219

(515)

 

 

 

 

Cash used in operations

 

(427)

(1,150)

 

 

 

 

 

 

 

 

Net cash used in operating activities

 

(427)

(1,150)

 

 

 

 

 

 

 

 

Cash flows (used in) investing activities

 

 

 

Payments for property, plant and equipment

 

(2)

(1)

Payments for intangible assets

 

(579)

(470)

 

 

 

 

Net cash generated (used in) investing activities

 

(581)

(471)

 

 

 

 

 

 

 

 

Cash flows from/(used in) financing activities

 

 

 

Issue of ordinary share capital

 

47

2,000

Share issue costs

 

-

(200)

Proceeds from borrowing

 

900

150

Interest paid

 

-

63

 

 

 

 

Net cash from financing activities

 

947

1,887

 

 

 

 

 

 

 

 

Total (decrease)/increase in cash and cash equivalents

 

(61)

266

 

 

 

 

 

 

 

 

Cash and cash equivalents at the start of the year

 

446

180

 

 

 

 

Cash and cash equivalents at the end of the year

 

385

446

Notes to the Consolidated Financial Statements

1. Accounting policies

GCM Resources plc is domiciled in England and Wales, was incorporated in England and Wales as a Public Limited Company on 26 September 2003 and admitted to the London Stock Exchange Alternative Investment Market ("AIM") on 19 April 2004.

 

The financial report was authorised for issue by the Directors on 25 November 2019, and the Consolidated Balance Sheet was signed on the Board's behalf by Datuk Michael Tang PJN.

 

Basis of preparation

The consolidated financial statements have been prepared in accordance with International Financial Reporting Standards (IFRSs) as adopted by the European Union as they apply to the financial statements of the Group for the year ended 30 June 2019 and applied in accordance with the Companies Act 2006. The accounting policies which follow set out those policies which apply in preparing the financial statements for the year ended 30 June 2019.

 

The functional and presentational currency of each of the entities in the Group is pounds sterling, and all values are rounded to the nearest thousand pounds (£000) except where otherwise indicated.

 

Political and economic risks - carrying value of intangible asset

The principal asset is in Bangladesh and accordingly subject to the political, judicial, fiscal, social and economic risks associated with operating in that country.

 

The Group's principal project relates to thermal coal and semi-soft coking coal, the markets for which are subject to international and regional supply and demand factors, and consequently future performance will be subject to variations in the prices for these products.

 

GCM, through its subsidiaries, is party to a Contract with the Government of Bangladesh which gives it the right to explore, develop and mine in respect of the licence areas. The Group holds a mining lease and exploration licences in the Phulbari area covering the prospective mine site. The mining lease has a 30-year term from 2004 and may be renewed for further periods of 10 years each, at GCM's option.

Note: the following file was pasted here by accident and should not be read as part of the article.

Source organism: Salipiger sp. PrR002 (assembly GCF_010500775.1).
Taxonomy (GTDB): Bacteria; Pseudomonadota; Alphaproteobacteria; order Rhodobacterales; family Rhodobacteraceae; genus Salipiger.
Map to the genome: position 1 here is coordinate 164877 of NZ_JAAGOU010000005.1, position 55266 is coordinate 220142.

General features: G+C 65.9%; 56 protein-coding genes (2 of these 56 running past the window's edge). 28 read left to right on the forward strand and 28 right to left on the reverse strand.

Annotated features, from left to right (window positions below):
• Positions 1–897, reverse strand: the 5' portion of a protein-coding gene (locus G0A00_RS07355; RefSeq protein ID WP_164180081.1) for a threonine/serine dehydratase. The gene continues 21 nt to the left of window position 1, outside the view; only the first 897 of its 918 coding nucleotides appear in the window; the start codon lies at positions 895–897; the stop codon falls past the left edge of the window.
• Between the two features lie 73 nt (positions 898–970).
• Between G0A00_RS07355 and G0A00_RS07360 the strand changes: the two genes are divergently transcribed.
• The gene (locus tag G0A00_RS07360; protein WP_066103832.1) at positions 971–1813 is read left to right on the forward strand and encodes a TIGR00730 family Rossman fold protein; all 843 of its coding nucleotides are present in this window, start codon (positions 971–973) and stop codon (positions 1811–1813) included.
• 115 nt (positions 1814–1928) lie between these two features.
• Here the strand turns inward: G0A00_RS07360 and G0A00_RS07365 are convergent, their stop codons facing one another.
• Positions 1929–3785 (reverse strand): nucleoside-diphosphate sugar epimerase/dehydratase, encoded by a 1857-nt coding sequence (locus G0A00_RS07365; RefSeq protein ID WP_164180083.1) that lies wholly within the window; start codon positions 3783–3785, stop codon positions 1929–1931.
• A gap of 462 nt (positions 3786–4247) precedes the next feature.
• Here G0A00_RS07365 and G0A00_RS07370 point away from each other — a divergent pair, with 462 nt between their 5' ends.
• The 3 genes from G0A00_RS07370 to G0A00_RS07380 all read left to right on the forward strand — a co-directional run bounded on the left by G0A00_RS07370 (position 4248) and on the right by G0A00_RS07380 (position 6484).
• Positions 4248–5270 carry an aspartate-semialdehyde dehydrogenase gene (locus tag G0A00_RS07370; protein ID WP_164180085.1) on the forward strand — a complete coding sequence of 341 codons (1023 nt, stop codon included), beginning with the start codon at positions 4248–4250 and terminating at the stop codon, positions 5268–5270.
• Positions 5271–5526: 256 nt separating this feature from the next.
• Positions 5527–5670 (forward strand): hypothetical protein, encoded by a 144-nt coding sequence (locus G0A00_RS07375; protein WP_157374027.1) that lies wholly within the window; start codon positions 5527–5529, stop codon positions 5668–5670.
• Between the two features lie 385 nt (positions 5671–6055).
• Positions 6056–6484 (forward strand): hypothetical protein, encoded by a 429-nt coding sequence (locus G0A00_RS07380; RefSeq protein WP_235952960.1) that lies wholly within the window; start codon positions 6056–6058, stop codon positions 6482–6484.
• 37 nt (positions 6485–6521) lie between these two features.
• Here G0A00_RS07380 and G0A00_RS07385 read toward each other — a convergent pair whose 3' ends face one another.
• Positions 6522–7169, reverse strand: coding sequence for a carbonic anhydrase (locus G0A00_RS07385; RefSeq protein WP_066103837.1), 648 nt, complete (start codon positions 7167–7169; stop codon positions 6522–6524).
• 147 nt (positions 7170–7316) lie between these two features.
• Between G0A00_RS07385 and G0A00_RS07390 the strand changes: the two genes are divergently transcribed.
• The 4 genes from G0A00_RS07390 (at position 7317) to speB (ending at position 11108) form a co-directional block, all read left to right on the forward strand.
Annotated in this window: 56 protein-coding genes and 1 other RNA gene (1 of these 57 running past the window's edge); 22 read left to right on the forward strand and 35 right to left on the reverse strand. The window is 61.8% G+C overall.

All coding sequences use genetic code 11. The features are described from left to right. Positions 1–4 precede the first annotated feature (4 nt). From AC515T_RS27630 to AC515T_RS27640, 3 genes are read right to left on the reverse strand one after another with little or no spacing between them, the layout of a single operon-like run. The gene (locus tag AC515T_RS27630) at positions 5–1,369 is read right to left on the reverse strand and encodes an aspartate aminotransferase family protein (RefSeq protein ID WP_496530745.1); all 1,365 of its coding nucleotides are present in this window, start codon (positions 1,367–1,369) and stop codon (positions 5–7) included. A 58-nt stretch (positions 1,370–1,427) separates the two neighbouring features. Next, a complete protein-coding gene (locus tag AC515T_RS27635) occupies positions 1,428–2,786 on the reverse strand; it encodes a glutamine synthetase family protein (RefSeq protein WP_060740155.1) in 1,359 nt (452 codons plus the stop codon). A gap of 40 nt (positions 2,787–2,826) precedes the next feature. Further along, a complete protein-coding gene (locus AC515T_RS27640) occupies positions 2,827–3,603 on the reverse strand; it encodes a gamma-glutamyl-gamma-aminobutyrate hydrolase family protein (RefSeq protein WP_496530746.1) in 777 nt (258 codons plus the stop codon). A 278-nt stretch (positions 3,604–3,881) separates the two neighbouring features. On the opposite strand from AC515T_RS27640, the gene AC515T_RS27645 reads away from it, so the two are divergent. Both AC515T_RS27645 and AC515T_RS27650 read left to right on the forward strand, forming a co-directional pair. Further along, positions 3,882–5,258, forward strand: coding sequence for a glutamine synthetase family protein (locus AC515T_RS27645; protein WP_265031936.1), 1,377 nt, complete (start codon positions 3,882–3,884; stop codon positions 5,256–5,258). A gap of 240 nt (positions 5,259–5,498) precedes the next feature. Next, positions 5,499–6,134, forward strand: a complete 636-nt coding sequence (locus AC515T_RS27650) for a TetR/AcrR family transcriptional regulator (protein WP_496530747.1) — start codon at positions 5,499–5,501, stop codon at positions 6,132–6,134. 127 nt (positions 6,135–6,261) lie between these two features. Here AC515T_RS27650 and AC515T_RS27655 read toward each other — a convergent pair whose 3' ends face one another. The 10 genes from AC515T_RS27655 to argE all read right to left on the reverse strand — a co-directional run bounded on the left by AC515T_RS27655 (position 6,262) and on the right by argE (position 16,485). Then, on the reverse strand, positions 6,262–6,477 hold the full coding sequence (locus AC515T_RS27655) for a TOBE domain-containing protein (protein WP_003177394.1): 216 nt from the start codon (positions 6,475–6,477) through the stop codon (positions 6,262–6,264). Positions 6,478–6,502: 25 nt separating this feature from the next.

In accordance with the terms of the Contract, GCM submitted a combined Feasibility Study and Scheme of Development report on 2 October 2005 to the Government of Bangladesh. Approval of the Scheme of Development from the Government of Bangladesh is necessary to proceed with development of the mine. GCM continues to await approval. 

 

The Group has received no notification from the Government of Bangladesh (the "Government") of any changes to the terms of the Contract. GCM has received legal opinion that the Contract is enforceable under Bangladesh and International law, and will consequently continue to endeavour to receive approval for development. 

 

Accordingly, the Directors are confident that the Phulbari Coal and Power Project (the "Project") will ultimately receive approval, although the timing of approval remains in the hands of the Government.  To enhance the prospects of the Project, GCM has engaged in a strategy to align the Project with the needs and objectives of the Government. The Government is seeking to rapidly expand the country's power generation, including the increase in coal fired power generation from the current 525MW to approximately 20,000MW. 

 

The Group's strategy is to combine the planned coal mine with 6,000MW power plants in conjunction with large Chinese State-owned engineering enterprises. Over the last twelve months progress has been made in pursuit of this strategy as highlighted on page 3 of the Annual Report and Accounts.

 

Until approval of the Scheme of Development from the Government of Bangladesh is received there is continued uncertainty over the recoverability of the intangible mining assets. The Directors consider that it is appropriate to continue to record the intangible mining assets at cost, however if for whatever reason the Scheme of Development is not ultimately approved the Group would impair all of its intangible mining assets, totalling £41,250,000 as at 30 June 2019.

Going concern